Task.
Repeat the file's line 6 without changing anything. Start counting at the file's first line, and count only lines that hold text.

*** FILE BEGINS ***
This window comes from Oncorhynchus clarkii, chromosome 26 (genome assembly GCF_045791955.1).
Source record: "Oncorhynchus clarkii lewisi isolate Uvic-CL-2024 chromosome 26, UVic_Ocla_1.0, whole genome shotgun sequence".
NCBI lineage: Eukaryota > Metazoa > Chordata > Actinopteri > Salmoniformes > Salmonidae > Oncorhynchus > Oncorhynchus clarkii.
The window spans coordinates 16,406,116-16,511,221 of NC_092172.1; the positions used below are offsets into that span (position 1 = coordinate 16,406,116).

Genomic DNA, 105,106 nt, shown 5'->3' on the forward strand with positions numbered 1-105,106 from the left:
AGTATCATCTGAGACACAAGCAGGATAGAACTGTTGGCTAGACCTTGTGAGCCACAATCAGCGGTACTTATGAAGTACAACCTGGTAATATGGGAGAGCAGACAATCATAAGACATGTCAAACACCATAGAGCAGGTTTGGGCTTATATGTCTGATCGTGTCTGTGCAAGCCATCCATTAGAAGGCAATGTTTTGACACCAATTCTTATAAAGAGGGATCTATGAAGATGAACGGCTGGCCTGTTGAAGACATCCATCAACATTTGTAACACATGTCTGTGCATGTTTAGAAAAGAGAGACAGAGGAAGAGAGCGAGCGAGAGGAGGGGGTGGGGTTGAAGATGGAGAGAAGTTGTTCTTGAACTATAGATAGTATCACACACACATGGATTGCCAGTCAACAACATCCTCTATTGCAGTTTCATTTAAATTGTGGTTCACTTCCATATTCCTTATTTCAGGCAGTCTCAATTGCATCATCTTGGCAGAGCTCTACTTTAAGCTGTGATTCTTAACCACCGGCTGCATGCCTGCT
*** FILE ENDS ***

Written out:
AGTATCATCTGAGACACAAGCAGGATAGAACTGTTGGCTAGACCTTGTGAGCCACAATCAGCGGTACTTATGAAGTACAACCTGGTAATATGGGAGAGCAGACAATCATAAGACATGTCAAACACCATAGAGCAGGTTTGGGCTTATATGTCTGATCGTGTCTGTGCAAGCCATCCATTAGAAGGCAATGTTTTGACACCAATTCTTATAAAGAGGGATCTATGAAGATGAACGGCTGGCCTGTTGAAGACATCCATCAACATTTGTAACACATGTCTGTGCATGTTTAGAAAAGAGAGACAGAGGAAGAGAGCGAGCGAGAGGAGGGGGTGGGGTTGAAGATGGAGAGAAGTTGTTCTTGAACTATAGATAGTATCACACACACATGGATTGCCAGTCAACAACATCCTCTATTGCAGTTTCATTTAAATTGTGGTTCACTTCCATATTCCTTATTTCAGGCAGTCTCAATTGCATCATCTTGGCAGAGCTCTACTTTAAGCTGTGATTCTTAACCACCGGCTGCATGCCTGCT